Turnovers matter, needless to say, but the damage from actual turnovers (as opposed to fumbles made but then regained) should be captured, I would think, but yardage, plays run, and the score itself. So it seems to me that the only "unrealized" advantage the Colts had was the Edwards fumble. Did that really swamp the other things that went the Jets' way? This was a close game, but the VOA and DVOA gaps seem quite large. Aside from being lucky to face Jim Caldwell, this didn't strike me as win won through luck rather than earned on the field. VOA seems to disagree.

18
by B :: Mon, 01/10/2011 - 5:43pm

I think you answered your own question. The Jets slightly out gained the Colts, but they had a turnover and another fumble which they recovered. Which is why the Colts got the slightly higher rating.

27
by Dave :: Mon, 01/10/2011 - 7:50pm

I'm not sure I'd call it slight.

That said, it surprised me too. Figured the third down conversion rate would make the offenses much closer, and with so much of the Colt offensive output coming on one play (albeit a scoring play) I definitely would've guessed the values incorrectly. By a lot.

32
by JSA (not verified) :: Mon, 01/10/2011 - 9:19pm

Part of it probably is that the Colts had success on 1st and 2nd downs to put them in a lot of 3rd and 1 situations. Those are positive plays in the eyes of DVOA, that are expected to lead to first downs.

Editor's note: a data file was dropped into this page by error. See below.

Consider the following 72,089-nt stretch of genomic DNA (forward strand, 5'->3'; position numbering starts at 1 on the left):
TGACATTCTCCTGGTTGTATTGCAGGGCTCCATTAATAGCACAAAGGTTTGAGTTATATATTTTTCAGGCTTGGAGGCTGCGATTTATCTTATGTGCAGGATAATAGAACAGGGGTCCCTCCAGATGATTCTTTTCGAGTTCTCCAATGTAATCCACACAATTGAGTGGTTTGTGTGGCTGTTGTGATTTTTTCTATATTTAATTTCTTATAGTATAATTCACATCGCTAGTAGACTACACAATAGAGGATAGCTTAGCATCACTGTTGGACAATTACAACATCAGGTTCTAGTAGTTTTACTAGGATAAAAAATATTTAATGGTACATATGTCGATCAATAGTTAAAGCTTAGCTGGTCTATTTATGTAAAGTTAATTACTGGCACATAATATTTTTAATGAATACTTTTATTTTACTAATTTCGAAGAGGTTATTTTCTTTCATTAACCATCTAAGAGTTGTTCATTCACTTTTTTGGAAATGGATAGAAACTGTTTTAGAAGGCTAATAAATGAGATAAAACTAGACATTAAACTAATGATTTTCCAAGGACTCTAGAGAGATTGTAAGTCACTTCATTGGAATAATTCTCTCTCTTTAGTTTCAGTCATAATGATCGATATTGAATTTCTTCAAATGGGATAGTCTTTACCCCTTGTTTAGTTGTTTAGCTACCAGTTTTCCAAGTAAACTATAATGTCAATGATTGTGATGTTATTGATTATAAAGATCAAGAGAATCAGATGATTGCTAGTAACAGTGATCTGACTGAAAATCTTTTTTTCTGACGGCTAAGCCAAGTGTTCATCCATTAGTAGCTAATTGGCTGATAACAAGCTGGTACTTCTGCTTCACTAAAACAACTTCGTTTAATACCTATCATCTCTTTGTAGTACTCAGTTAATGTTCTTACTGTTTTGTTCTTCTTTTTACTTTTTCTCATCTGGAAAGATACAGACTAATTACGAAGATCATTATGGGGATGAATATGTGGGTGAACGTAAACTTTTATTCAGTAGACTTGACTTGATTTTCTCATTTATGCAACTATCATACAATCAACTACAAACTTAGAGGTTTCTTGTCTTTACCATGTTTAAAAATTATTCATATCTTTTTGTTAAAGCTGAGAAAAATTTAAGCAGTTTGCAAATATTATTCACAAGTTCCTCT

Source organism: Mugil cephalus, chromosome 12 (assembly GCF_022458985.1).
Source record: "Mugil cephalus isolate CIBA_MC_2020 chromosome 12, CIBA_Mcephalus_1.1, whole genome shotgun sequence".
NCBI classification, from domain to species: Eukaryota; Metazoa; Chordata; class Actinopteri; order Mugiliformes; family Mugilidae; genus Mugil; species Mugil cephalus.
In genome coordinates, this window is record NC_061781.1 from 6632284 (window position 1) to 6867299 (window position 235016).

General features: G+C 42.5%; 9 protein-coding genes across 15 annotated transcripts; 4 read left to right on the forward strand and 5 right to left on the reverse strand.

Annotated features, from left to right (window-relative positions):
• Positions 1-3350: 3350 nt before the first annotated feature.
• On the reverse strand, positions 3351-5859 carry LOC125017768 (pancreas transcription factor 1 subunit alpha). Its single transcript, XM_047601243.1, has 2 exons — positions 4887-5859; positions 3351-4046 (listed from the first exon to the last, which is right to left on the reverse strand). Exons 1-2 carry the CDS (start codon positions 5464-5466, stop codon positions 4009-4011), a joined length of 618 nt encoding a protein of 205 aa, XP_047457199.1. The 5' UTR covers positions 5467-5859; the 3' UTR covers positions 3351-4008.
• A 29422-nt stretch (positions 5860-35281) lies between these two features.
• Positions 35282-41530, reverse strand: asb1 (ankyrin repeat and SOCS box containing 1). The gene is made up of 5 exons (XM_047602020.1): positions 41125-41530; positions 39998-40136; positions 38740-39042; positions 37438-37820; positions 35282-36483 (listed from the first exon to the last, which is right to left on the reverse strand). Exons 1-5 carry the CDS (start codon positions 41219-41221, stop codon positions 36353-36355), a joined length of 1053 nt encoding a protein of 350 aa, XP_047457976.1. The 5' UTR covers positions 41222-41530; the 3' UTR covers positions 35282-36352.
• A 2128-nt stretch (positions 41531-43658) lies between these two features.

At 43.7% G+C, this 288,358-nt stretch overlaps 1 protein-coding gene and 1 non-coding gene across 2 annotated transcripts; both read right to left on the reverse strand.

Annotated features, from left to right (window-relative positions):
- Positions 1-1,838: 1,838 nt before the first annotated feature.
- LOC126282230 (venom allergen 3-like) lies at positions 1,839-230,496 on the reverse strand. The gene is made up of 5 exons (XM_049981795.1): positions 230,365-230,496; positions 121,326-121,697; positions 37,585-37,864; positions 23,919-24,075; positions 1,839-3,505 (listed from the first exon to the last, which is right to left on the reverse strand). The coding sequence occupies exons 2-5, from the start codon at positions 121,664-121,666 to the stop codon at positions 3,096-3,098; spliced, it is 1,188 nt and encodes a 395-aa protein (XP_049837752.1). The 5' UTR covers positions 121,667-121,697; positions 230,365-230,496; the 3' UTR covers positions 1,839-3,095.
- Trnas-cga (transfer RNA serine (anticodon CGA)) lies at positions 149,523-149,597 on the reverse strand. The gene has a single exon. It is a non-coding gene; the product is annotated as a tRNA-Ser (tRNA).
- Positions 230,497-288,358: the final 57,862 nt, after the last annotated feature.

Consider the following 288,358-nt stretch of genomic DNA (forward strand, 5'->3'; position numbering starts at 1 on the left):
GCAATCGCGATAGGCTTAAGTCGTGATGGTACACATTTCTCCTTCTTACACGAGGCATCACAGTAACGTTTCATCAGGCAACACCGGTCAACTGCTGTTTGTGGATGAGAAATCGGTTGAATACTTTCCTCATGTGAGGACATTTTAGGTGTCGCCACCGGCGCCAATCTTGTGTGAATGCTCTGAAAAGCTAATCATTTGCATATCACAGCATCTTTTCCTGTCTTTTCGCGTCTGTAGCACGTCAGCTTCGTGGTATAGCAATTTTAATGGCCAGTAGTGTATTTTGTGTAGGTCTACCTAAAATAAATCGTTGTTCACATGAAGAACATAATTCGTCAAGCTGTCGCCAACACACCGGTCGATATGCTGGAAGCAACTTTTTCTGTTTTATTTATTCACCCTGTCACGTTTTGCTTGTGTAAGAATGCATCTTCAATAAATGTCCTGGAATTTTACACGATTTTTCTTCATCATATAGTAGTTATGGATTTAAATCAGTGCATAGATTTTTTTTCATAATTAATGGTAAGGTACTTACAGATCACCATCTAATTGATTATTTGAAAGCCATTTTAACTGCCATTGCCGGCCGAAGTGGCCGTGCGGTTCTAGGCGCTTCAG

52
by Purds :: Tue, 01/11/2011 - 10:46am

That sounds like a pretty good explanation. I was with jimcaldwell up there at first, but this explanation makes a lot of sense. FO guys, is that right?

57
by thankyoujimcaldwell (not verified) :: Tue, 01/11/2011 - 1:29pm

Yes, if their 3rd downs were much shorter (and I assume you're right that they were -- haven't looked) that could very well explain it. (Though to play devil's advocate, the Jets got 8 of their 23 first downs without needing a 3rd down at all; the Colts got only 3 of their 16 first downs without needing a 3rd down.)

51
by rk (not verified) :: Tue, 01/11/2011 - 10:43am

I think you're glossing over Sanchez's interception too much. Yes, it didn't lead to a good opportunity for the Colts, but it absolutely blew a big opportunity for the Jets. He essentially threw away 3 points in what ended up being a 1-point game.

17
by Waverly :: Mon, 01/10/2011 - 5:26pm

It's not often that one sees a yellow highlighted row in the DVOA table so close to the bottom. In fact, I didn't see it at all at first, until I scrolled down.

20
by N8 (not verified) :: Mon, 01/10/2011 - 5:54pm

Wow. Suddenly the Packers S.T. approaches mediocrity!

22
by scottybsun (not verified) :: Mon, 01/10/2011 - 6:12pm